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Prairie Farmer -
Compare Channels for Grain Marketing
Department of Agricultural and Consumer Economics
University of Illinois at Urbana-Champaign
Grain delivery options for many farmers have become more abundant in 2008. The rapid growth of the ethanol industry is creating additional use for corn and providing farmers alternative locations to sell their grain.
To be competitive, each location may offer different delivery incentives ranging from a stronger basis to less expensive drying and storage. A question you may ask is: How do I know which delivery point generates the highest net price per bushel?
Running the numbers for this delivery comparison requires taking several different factors into consideration. Luckily, members of University of Illinois farmdoc have a quick and easy solution in the form of an Excel spreadsheet.
The Grain Delivery Model is one of the Farm Analysis Solution Tools developed to answer the question of highest net price per bushel.
This tool is capable of analyzing three different delivery points simultaneously using the data you provide for each location and some basic assumptions about how long you will store the crop. You can also calculate the cost/benefit of storing grain vs. selling at harvest.
And best of all, the Grain Delivery Model, like all FAST programs, is available for download free of charge at www.farmdoc.uiuc.edu .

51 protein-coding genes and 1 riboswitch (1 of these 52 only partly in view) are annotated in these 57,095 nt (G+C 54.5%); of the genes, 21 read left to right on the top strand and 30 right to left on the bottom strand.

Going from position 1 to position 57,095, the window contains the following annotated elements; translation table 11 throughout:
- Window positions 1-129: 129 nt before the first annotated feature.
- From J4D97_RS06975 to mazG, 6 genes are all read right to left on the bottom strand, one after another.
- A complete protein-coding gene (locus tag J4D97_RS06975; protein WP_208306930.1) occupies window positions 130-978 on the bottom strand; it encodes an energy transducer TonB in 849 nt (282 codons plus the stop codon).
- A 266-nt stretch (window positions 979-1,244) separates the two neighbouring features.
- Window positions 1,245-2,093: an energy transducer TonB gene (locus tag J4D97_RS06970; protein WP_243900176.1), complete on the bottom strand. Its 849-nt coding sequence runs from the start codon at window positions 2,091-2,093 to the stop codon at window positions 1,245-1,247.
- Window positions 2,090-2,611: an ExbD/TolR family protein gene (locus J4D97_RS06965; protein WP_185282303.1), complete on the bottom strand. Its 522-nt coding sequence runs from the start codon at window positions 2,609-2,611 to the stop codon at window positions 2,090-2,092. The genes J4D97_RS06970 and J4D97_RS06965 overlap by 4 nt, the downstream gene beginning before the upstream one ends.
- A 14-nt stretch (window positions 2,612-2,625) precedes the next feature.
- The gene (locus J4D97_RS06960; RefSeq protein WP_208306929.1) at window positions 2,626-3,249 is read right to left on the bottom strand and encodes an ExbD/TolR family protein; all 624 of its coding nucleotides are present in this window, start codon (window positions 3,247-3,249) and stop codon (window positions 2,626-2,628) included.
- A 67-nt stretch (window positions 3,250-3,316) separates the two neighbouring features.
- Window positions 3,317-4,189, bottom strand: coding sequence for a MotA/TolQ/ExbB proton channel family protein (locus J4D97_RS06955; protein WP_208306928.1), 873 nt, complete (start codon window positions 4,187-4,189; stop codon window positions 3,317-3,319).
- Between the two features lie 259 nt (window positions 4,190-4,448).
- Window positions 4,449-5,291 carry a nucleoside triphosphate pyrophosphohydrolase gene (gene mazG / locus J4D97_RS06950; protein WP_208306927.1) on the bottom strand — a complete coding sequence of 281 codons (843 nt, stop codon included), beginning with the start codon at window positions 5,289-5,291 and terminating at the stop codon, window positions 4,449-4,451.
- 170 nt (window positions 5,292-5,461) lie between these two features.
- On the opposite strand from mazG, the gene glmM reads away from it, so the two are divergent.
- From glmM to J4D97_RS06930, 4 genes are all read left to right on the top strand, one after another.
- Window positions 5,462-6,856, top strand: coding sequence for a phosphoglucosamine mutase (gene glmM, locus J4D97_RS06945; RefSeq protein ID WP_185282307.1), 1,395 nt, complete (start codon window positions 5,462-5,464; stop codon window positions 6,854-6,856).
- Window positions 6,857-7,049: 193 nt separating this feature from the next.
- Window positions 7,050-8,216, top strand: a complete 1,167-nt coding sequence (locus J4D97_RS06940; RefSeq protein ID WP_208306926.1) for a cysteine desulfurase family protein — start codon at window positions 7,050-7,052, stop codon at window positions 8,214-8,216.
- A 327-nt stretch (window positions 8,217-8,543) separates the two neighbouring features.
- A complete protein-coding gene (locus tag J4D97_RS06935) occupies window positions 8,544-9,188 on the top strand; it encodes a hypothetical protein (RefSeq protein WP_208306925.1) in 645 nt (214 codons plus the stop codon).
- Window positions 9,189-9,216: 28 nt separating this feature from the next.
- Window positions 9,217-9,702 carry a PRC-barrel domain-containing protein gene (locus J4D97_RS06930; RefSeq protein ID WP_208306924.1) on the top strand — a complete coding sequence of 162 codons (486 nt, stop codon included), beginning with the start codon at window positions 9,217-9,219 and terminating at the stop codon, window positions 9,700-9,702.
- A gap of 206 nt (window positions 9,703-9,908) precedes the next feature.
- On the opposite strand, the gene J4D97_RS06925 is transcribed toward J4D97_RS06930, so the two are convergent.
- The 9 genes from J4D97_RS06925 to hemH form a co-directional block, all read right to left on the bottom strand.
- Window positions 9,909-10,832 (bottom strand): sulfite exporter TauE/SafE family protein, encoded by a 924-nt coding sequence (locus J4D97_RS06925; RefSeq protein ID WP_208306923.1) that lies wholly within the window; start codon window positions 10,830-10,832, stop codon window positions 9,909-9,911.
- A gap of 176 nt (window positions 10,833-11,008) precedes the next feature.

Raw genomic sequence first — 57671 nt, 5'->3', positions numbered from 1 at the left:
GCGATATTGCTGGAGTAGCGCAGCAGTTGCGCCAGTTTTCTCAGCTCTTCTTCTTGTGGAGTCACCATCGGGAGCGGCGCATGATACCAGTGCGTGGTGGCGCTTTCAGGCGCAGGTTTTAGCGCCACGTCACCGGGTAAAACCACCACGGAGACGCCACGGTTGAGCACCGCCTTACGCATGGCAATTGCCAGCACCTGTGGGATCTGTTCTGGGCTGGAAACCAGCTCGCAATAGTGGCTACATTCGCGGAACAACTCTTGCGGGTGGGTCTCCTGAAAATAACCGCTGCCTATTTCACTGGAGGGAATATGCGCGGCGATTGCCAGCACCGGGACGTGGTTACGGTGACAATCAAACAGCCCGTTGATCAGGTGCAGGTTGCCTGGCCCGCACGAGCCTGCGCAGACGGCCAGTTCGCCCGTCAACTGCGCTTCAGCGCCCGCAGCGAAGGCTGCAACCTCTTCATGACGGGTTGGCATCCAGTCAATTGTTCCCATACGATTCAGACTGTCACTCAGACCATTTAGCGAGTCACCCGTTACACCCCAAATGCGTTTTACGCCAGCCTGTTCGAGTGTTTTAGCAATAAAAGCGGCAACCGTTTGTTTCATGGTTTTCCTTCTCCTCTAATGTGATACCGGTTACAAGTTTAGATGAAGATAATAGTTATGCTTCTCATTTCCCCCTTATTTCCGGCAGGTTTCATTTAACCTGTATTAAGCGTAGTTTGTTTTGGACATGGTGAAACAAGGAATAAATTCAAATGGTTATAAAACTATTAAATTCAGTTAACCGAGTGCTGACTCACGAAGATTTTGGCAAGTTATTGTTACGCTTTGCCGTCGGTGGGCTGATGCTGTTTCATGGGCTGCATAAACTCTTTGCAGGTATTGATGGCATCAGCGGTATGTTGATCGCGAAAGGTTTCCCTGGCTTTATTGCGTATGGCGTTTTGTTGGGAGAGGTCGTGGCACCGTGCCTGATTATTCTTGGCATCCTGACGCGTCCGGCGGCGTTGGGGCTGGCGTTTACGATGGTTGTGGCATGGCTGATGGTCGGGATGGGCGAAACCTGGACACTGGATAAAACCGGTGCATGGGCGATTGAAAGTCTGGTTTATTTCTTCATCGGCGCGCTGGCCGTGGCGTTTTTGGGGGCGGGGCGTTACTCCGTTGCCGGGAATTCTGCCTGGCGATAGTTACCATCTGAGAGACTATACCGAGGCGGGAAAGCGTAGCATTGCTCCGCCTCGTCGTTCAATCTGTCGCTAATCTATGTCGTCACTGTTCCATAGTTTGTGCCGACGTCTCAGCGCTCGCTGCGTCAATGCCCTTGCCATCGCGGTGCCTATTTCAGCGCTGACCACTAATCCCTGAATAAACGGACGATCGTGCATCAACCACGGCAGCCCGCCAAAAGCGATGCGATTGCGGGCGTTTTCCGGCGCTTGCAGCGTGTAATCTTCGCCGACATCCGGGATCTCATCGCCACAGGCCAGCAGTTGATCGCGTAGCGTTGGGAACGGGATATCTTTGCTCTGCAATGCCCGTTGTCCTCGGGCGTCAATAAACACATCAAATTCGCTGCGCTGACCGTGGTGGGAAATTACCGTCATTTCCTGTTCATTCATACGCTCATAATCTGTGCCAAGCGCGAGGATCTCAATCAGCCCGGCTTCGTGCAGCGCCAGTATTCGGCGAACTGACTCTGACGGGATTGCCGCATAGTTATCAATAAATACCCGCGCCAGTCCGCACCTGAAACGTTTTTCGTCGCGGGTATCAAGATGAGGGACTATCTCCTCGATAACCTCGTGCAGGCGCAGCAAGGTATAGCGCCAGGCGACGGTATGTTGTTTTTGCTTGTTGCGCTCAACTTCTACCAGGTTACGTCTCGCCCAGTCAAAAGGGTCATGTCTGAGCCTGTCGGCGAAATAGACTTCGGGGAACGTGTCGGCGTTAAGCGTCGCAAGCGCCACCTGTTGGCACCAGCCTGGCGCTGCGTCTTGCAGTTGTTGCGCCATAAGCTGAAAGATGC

Additionally, an online demo and program description are available to further demonstrate the FAST tool's usefulness.
Suppose you are thinking of delivering grain to one of three locations: an elevator, an ethanol plant, or a processor. The elevator is your closest delivery point, but has a weaker basis than the other two locations. You plan on selling to the ethanol plant and processor at harvest, but will defer until January at the elevator. Cash prices today are $5.90, $5.80 and $5.78, respectively.
The table on this page displays three delivery locations and how they compare to one another. In this example, assume each location will receive 1,000 bushels of dry corn (15% moisture) for simplicity.
In case you are wondering, the tool is capable of computing both drying costs and shrink factors as applicable.
The table displays both the revenue from the sale of bushels and the costs associated with transportation, drying, storage and interest.
Elevator 1 initially has the highest level of revenue from sales in this example. However, because the grain is stored until January, storage and interest costs take a toll on the net revenue earned.
Moreover, the processor ends up with the highest net revenue per bushel at $5.58 even though it had the lowest initial price of $5.78 upon delivery. This example demonstrates how the highest initial price offered does not necessarily result in the highest net revenue received.
If you have multiple grain delivery options available, be sure to determine which one yields the highest net price per bushel by utilizing the capabilities of the Grain Delivery Model.
Stoerger is FAST coordinator with University of Illinois Extension .